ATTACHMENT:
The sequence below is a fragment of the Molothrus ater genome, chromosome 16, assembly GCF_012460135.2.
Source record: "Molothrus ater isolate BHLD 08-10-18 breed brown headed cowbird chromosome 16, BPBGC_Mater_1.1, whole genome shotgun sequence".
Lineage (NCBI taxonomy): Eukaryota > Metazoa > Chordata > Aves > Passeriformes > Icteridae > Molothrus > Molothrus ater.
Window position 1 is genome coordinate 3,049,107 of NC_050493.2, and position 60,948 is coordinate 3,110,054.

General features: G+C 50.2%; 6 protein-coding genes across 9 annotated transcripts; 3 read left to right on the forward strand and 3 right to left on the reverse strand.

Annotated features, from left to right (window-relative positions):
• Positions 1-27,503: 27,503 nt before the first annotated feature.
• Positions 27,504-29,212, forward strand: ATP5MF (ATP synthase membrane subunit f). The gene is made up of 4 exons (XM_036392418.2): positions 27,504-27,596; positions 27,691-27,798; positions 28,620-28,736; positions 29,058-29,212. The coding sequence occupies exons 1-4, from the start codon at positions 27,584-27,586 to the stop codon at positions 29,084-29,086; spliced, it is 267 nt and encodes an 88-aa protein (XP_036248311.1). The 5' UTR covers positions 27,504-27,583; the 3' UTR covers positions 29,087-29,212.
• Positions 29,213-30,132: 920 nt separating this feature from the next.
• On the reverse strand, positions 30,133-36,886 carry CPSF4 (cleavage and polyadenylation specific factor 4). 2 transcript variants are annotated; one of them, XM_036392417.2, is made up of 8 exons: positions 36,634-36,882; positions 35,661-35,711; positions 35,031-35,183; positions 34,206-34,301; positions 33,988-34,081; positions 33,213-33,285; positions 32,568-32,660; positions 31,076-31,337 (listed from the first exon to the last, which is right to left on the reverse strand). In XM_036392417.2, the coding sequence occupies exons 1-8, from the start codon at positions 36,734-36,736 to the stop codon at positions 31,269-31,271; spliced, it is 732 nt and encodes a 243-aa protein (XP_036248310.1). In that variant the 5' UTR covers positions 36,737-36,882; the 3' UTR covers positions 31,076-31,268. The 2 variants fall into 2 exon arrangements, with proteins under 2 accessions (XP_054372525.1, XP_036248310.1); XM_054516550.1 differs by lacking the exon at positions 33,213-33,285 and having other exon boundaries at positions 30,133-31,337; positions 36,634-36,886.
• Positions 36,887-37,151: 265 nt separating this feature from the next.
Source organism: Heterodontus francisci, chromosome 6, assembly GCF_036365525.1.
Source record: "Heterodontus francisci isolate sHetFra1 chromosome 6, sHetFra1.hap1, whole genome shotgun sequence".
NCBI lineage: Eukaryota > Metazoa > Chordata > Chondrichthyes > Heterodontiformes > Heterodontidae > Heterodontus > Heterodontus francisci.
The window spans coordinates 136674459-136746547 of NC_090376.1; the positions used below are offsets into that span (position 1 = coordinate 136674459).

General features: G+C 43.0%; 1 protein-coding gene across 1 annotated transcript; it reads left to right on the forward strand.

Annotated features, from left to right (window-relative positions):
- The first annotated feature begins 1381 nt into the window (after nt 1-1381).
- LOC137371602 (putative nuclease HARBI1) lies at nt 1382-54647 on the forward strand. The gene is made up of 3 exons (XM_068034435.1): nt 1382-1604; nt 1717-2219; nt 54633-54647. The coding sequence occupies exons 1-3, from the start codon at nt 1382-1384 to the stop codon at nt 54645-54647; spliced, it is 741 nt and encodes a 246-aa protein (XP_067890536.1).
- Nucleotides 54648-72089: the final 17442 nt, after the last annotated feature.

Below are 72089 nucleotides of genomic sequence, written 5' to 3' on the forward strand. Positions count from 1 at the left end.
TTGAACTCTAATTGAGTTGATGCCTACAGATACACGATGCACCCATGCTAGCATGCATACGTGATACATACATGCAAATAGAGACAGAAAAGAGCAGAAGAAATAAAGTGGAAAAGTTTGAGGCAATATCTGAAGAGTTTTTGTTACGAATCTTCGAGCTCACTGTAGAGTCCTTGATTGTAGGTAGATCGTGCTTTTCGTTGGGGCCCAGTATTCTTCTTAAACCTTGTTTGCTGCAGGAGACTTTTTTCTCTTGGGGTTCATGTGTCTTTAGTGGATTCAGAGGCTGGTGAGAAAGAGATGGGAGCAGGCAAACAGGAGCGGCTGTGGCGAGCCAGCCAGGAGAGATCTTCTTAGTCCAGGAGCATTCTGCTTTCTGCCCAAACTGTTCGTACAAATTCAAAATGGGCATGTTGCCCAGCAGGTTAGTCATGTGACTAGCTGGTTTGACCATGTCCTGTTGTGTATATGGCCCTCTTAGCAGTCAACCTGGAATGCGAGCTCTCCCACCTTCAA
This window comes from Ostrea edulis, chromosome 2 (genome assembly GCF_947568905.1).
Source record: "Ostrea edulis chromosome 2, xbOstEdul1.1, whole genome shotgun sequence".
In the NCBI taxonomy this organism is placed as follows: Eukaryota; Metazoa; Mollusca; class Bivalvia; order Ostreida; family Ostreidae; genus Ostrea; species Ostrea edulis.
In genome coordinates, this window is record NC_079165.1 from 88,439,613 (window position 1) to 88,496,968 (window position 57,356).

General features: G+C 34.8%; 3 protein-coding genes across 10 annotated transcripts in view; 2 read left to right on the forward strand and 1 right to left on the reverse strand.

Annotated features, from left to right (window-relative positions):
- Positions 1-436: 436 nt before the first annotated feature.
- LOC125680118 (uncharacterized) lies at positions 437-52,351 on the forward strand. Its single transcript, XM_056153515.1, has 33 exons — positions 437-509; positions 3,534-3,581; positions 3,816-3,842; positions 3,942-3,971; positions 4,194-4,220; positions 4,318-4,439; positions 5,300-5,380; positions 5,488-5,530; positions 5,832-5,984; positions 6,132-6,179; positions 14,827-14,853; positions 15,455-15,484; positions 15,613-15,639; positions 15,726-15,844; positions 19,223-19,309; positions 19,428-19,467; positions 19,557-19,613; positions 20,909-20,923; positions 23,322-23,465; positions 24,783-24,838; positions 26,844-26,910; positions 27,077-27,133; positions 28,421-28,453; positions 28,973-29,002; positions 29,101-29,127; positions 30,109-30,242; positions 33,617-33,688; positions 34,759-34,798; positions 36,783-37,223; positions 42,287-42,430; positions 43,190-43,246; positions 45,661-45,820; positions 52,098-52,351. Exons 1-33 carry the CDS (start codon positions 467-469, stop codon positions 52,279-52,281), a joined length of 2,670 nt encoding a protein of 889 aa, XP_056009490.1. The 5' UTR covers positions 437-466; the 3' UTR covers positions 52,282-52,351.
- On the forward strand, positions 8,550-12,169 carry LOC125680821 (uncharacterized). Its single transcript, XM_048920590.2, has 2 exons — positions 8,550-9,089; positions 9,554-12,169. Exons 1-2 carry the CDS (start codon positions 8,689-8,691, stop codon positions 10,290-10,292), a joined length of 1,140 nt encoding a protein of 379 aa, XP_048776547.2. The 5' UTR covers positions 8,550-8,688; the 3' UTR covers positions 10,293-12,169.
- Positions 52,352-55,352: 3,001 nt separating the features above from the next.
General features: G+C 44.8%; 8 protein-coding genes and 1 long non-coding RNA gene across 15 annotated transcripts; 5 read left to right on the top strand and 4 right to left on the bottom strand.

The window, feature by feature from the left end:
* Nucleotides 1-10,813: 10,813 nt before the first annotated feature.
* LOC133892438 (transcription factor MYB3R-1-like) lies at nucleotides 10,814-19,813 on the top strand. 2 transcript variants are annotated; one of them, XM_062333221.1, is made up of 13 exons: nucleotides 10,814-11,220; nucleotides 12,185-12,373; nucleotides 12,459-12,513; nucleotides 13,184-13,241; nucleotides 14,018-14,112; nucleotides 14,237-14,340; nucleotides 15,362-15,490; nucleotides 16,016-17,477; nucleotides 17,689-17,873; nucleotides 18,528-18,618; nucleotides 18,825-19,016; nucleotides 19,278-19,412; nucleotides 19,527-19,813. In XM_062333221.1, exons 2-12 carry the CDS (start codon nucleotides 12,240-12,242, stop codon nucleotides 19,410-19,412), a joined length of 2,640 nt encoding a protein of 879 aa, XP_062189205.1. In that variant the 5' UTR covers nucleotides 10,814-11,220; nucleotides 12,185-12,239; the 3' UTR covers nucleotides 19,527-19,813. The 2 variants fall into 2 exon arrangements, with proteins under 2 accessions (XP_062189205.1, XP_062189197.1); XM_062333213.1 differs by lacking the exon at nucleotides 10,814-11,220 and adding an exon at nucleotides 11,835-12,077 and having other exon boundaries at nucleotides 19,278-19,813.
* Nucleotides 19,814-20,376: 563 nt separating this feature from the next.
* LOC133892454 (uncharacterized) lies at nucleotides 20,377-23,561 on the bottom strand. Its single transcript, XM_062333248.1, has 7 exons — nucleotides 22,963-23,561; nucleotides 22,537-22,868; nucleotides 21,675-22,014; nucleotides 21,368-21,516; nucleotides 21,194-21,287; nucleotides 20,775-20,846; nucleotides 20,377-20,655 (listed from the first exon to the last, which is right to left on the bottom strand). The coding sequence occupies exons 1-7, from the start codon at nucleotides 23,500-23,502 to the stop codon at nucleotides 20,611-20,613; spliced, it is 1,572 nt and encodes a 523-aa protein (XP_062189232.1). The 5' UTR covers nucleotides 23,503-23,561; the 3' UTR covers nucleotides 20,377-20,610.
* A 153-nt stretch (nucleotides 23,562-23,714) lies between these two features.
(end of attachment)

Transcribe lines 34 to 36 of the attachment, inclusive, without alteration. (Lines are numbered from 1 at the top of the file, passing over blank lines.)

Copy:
The window, feature by feature from the left end:
* Nucleotides 1-10,813: 10,813 nt before the first annotated feature.
* LOC133892438 (transcription factor MYB3R-1-like) lies at nucleotides 10,814-19,813 on the top strand. 2 transcript variants are annotated; one of them, XM_062333221.1, is made up of 13 exons: nucleotides 10,814-11,220; nucleotides 12,185-12,373; nucleotides 12,459-12,513; nucleotides 13,184-13,241; nucleotides 14,018-14,112; nucleotides 14,237-14,340; nucleotides 15,362-15,490; nucleotides 16,016-17,477; nucleotides 17,689-17,873; nucleotides 18,528-18,618; nucleotides 18,825-19,016; nucleotides 19,278-19,412; nucleotides 19,527-19,813. In XM_062333221.1, exons 2-12 carry the CDS (start codon nucleotides 12,240-12,242, stop codon nucleotides 19,410-19,412), a joined length of 2,640 nt encoding a protein of 879 aa, XP_062189205.1. In that variant the 5' UTR covers nucleotides 10,814-11,220; nucleotides 12,185-12,239; the 3' UTR covers nucleotides 19,527-19,813. The 2 variants fall into 2 exon arrangements, with proteins under 2 accessions (XP_062189205.1, XP_062189197.1); XM_062333213.1 differs by lacking the exon at nucleotides 10,814-11,220 and adding an exon at nucleotides 11,835-12,077 and having other exon boundaries at nucleotides 19,278-19,813.